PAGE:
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3rd Sunday of OT (01-25-15) - Destiny Intertwined

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Homily - 3rd Sunday of Ordinary Time

If you are a fan of comic books or superheroes, 2012 was an especially exciting year for you. In 2012, the highly anticipated Avengers movie was released. It gave us an opportunity to see so many superheros that we had come to love, come together to fight the forces of evil. But their battle was not so clear cut as other superhero movies. In most superhero movies the audience usually gets a clear view of good versus evil. We usually know what the hero needs to do in order to defeat the evil. The excitement is often in seeing how the hero gets there. The Avengers movie gave us a bit of a twist. We had a tough time seeing just how all of these superheros were going to work together. These superheros were so used to working alone that it made it very difficult for them to see themselves as part of a team. After much struggle, they realized that their individual missions intertwined with each other. Their destiny to defeat evil was intertwined with the other superheroes. The only way they were going to be able to save the world and save themselves was to work together. They had to cast aside their giant egos for the betterment of the team.



On this Third Sunday of Ordinary time, we find ourselves listening to the beginning of Mark's

Gospel. Mark 1:13-14 provides us with the end of the prologue to the Gospel, and almost acts as a movie trailer for the rest of the Gospel. We find Jesus proclaiming the Gospel... the Good News to those He encounters. He begins His public ministry by proclaiming, "the Kingdom of God is at Hand." And what does this look like throughout the Gospel? Jesus proclaims the words of everlasting life, and He does things that no one is capable of doing.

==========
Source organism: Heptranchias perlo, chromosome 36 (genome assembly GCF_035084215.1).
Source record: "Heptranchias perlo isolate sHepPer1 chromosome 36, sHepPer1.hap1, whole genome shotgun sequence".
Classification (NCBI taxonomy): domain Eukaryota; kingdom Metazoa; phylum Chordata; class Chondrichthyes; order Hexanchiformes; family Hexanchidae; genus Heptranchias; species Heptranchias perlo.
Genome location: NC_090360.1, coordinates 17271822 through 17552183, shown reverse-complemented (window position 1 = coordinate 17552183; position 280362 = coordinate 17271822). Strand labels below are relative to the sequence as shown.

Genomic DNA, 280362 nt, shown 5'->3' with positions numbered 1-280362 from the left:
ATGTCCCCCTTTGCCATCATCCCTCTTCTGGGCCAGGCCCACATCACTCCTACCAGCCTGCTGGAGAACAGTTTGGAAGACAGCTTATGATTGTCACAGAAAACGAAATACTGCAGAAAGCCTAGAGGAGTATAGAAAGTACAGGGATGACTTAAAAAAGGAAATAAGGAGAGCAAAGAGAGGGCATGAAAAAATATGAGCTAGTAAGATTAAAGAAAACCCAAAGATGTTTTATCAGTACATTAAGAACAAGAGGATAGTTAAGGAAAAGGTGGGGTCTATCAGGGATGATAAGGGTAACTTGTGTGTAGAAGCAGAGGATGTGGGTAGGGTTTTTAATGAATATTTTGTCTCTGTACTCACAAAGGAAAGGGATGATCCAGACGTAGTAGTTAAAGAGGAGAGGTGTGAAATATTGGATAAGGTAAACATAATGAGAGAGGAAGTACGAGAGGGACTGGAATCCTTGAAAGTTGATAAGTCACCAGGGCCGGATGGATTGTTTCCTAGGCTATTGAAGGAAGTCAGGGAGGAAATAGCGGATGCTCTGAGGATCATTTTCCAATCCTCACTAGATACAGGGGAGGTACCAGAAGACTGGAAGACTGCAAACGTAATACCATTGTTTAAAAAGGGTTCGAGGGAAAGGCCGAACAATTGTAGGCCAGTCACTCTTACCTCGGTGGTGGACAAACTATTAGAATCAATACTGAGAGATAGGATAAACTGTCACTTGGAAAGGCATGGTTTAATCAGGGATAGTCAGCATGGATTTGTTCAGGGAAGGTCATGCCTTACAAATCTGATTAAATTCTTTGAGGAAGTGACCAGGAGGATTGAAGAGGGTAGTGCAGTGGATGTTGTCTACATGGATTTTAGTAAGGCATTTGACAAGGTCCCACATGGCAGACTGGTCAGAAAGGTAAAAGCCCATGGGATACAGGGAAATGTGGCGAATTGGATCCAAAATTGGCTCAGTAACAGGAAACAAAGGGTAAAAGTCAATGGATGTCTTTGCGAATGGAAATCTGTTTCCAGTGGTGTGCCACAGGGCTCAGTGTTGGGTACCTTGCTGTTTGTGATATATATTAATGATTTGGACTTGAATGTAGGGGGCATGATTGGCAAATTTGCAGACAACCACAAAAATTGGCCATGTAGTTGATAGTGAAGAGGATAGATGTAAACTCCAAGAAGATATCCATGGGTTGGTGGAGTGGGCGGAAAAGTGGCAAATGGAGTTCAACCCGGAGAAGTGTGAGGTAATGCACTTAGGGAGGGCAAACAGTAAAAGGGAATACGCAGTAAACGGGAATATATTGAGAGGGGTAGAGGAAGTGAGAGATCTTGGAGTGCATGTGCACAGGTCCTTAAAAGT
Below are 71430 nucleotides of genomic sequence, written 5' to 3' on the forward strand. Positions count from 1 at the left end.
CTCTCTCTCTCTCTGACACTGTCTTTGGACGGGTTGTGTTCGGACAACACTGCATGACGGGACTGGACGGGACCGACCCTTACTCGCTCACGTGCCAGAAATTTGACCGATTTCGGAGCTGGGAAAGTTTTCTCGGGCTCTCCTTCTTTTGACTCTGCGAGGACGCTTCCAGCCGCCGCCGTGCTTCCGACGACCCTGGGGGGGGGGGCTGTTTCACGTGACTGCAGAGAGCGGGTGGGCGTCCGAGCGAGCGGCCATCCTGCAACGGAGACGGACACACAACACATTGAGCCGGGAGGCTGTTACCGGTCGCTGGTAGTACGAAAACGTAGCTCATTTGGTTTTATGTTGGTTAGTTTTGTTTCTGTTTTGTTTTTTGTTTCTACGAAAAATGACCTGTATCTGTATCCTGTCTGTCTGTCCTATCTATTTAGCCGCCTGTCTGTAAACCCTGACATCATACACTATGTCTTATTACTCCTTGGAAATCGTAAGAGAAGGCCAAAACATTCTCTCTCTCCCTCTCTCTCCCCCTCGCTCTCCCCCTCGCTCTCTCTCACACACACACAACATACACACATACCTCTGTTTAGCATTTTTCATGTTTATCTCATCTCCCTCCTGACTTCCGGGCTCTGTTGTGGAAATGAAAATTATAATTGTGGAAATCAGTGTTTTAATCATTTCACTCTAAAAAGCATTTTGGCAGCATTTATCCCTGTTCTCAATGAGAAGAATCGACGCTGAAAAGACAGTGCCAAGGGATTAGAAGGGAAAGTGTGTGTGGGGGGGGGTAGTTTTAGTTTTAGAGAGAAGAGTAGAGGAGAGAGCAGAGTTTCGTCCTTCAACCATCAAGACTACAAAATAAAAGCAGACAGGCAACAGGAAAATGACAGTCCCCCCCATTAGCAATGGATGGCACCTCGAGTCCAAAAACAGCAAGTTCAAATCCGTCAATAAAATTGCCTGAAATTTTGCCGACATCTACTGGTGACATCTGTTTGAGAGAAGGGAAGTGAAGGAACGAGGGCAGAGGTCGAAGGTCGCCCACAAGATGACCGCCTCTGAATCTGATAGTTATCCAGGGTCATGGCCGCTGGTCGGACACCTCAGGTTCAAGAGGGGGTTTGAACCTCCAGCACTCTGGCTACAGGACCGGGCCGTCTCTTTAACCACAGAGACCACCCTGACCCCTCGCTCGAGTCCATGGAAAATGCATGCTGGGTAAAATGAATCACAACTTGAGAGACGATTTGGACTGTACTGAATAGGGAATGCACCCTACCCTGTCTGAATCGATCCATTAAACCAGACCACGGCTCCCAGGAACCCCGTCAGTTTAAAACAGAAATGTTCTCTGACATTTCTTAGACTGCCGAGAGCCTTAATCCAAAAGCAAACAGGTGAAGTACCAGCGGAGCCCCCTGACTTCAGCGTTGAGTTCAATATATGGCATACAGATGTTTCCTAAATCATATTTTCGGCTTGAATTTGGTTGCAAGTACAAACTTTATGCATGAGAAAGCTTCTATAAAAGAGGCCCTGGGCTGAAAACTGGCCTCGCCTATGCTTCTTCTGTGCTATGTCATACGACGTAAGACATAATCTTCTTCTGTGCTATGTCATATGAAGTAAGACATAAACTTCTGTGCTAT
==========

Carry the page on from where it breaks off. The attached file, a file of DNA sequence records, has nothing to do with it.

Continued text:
But He doesn't do all of this alone. The rest of this weekend's Gospel shows us the calling of His disciples. He sees Simon Peter and Andrew fishing. He calls after them, "come after me and I will make you fishers of men!" And how do they respond? They immediately follow Him. They are willing to leave their source of income... their very livelihood to follow him.



Fr. Francis Maloney reveals something interesting about the original meaning of the Greek verb "to follow." He says that it had such a deeper meaning than simply following in a line. What Jesus was asking them was this: Allow my mission to be your mission... your destiny to be intertwined with my destiny. To this question, they follow Him immediately.

Today, Jesus invites us to follow Him just as He asked Simon Peter and Andrew 2000 years ago. We might not have superpowers or gadgets for this journey, but we do not need those things. We may not physically follow Jesus as His Disciples did 2000 years ago, but we do not need to do that. Jesus promised to be with us... to give us His very life. He gifts us with His grace every time we celebrate the sacraments. We simply have to close our eyes and listen to our heart beat for us to see that He is so much closer to us than even that.